‘Huck Finn’ Is a Masterpiece. This Retelling Just Might Be, Too.

JAMES, by Percival Everett

“Adventures of Huckleberry Finn,” the critic Lionel Trilling wrote, is “one of the world’s great books and one of the central documents of American culture,” in part because it grows with its readers. Mark Twain’s 1884 novel is a catapulting adventure story when one is 10, but its amplitude is grasped only in adulthood.

Here is a question Trilling did not pick up: What about the 10-year-old Black reader who wishes to be catapulted, too, but is too young to understand that the novel’s language, with its 219 uses of the N-word, derives from Twain’s writerly fidelity to the vernacular speech of the American South in the 1830s or 1840s, when the novel is set? This has long been an implacable and racking issue.

Paul Beatty, in his novel “The Sellout” (2015), wrestled with this conundrum. One of his characters decides to read “Huckleberry Finn” aloud to his grandchildren. He does not get far. Then he gets an idea.

Percival Everett’s majestic new novel, “James,” goes several steps further. Everett flips the perspective on the events in “Huckleberry Finn.” He gives us the story as a coolly electric first-person narrative in the voice of Jim, the novel’s enslaved runaway. The pair’s adventures on the raft as it twisted down the Mississippi River were largely, from Huck’s perspective, larks. From Jim’s — excuse me, James’s — point of view, nearly every second is deadly serious. We recall that Jim told Huck, in Twain’s novel, that he was quite done with “adventures.”

Everett’s James is indeed a warrior, of a humane, frazzled and reluctant sort. By the time this novel is finished, he will have killed men and freed fellow slaves and set fire to a particularly dismal plantation. He will be whispered about, a legend. What’s more, Everett has rendered him an ambitious reader, one who instantly grasps, for example, that the Bible is a tool of his oppressors, and who has extended internal dialogues with Jean-Jacques Rousseau, Voltaire and John Locke, sometimes about slavery. James is literate, and he is taking notes. These notes are costly. Another slave who pilfers a pencil stub for him is lynched for the act.

Because this is a Percival Everett novel, we are not surprised that he tears down and rebuilds a cultural landmark. In addition to his publishing-industry satire “Erasure,” which became the Cord Jefferson film “American Fiction,” this prolific writer has issued novels that take on the complicated legacies of historical figures. These include Sidney Poitier, in “I Am Not Sidney Poitier” (2009), which is one of the funniest novels I have ever read, and the prune-faced South Carolina segregationist Strom Thurmond, in “A History of the African-American People (Proposed) by Strom Thurmond, as Told to Percival Everett and James Kincaid” (2004).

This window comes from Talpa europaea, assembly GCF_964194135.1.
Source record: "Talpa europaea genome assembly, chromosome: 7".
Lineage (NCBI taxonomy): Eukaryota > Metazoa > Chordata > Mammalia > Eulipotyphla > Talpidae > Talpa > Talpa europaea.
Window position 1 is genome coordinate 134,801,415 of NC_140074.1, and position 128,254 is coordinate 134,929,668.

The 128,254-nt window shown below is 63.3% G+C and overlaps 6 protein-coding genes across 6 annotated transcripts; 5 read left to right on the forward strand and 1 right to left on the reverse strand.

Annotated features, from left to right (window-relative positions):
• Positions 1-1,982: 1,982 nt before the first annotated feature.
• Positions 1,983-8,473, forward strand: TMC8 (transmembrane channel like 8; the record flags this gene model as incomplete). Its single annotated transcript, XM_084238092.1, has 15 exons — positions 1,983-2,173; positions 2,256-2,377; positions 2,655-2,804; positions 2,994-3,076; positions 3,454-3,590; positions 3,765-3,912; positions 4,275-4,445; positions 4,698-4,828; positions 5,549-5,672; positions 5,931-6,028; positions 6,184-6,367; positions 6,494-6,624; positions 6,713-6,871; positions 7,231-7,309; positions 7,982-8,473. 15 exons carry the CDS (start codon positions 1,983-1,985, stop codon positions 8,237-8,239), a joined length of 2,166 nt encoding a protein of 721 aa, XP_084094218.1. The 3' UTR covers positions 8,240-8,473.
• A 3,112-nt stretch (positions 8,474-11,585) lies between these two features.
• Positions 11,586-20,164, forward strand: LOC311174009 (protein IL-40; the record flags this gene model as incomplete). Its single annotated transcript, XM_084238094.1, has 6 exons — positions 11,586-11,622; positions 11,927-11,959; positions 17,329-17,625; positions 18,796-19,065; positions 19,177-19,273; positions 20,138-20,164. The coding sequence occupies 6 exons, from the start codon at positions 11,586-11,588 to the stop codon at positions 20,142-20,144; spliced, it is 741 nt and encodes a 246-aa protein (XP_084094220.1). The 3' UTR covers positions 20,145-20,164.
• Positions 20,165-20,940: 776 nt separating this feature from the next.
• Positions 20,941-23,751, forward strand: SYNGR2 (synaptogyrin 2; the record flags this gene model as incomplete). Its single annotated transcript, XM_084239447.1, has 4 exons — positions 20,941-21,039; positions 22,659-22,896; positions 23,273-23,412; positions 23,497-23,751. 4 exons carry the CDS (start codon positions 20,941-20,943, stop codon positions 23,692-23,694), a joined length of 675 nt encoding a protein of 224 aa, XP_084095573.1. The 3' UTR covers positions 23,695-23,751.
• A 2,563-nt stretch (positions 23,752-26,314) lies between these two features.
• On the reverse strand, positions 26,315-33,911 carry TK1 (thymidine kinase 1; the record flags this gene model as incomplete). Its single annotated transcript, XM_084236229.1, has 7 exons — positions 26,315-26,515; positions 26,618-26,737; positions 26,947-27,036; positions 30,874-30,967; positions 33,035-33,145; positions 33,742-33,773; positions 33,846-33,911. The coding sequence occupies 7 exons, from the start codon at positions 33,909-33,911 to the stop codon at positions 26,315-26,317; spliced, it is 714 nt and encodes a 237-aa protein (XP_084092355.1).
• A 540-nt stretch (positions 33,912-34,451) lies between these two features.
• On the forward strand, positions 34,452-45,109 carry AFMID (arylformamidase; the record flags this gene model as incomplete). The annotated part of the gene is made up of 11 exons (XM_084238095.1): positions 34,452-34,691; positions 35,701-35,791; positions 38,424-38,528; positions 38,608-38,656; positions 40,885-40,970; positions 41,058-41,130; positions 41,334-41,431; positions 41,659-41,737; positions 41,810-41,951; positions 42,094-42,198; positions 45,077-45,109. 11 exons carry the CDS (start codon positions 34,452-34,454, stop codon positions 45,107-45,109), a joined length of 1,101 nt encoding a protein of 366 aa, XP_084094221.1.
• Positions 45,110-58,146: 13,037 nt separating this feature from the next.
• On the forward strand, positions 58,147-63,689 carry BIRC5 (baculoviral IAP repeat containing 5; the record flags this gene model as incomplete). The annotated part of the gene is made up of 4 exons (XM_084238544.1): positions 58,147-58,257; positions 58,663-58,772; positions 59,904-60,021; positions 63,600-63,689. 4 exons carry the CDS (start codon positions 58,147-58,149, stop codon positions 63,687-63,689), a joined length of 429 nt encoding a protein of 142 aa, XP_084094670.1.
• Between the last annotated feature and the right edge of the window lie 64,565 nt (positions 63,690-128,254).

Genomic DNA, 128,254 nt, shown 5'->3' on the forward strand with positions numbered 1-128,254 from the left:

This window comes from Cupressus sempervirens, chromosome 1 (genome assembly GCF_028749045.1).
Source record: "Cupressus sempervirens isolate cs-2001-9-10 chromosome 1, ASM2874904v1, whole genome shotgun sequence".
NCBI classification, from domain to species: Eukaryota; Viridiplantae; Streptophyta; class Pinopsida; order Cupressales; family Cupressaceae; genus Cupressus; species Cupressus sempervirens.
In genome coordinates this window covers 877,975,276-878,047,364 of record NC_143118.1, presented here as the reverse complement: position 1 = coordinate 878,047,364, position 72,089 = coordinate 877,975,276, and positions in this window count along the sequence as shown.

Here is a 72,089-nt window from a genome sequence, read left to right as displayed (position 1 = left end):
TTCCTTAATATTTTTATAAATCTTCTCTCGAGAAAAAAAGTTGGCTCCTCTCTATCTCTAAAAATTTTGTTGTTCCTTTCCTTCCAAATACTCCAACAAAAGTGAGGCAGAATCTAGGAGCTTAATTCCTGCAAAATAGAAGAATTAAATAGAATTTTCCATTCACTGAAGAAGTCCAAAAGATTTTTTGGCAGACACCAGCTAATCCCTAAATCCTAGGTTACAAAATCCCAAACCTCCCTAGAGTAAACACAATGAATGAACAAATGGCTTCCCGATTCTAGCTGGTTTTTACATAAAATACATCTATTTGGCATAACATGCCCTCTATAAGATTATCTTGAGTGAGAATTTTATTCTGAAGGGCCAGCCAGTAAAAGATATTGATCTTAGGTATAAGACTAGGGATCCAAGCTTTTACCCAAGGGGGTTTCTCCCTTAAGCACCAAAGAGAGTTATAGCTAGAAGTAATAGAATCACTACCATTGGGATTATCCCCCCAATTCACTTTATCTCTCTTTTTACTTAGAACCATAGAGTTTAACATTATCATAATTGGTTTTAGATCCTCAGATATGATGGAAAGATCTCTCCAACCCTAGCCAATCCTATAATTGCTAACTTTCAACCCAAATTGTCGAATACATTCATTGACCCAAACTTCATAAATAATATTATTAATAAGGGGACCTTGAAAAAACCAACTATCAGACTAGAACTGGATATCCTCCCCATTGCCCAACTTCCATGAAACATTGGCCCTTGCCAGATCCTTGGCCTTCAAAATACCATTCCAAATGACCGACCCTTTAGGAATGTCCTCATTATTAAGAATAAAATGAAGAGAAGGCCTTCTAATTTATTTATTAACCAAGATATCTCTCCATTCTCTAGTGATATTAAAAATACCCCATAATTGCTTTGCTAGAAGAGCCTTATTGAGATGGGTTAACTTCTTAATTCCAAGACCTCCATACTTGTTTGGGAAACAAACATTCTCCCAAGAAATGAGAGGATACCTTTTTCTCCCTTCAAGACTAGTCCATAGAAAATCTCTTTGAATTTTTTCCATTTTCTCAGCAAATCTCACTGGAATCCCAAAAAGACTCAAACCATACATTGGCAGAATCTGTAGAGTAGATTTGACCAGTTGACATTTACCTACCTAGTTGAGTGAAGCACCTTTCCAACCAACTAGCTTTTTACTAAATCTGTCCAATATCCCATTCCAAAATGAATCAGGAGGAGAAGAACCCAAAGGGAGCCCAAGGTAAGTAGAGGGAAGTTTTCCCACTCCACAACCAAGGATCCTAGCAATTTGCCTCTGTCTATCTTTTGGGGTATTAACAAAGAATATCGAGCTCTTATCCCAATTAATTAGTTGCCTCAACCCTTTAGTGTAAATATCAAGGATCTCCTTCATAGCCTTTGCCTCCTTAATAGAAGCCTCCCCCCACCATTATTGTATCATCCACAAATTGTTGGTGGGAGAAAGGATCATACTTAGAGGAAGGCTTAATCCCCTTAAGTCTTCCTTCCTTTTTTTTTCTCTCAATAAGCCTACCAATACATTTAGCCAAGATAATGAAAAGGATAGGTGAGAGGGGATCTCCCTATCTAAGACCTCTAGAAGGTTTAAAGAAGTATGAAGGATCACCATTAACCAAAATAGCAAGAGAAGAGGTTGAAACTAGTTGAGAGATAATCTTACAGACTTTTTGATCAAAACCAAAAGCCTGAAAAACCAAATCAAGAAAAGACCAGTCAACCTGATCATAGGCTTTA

Because this is a Percival Everett novel, too, it luxuriates in language. Everett, like Twain, is a master of American argot; he is the code switcher’s code switcher. In “James,” he puts his skills to incandescent use. His narrator runs his every public utterance through what he calls his “slave filter,” to make himself sound ridiculous and gullible, to pacify the truculent white people around him. Here is that practice in action, as James explains to a group of enslaved children in a cabin, including a girl named February, how to survive:

And here is James, finding himself in Judge Thatcher’s library:

What sets “James” above Everett’s previous novels, as casually and caustically funny as many are, is that here the humanity is turned up — way up. This is Everett’s most thrilling novel, but also his most soulful. Beneath the wordplay, and below the packed dirt floor of Everett’s moral sensibility, James is an intensely imagined human being. Ta-Nehisi Coates, in “Between the World and Me” (2015), wrote that slavery is not “an indefinable mass of flesh” but “a particular, specific enslaved woman, whose mind is active as your own, whose range of feeling is as vast as your own.” Everett more than lives up to that prescription.

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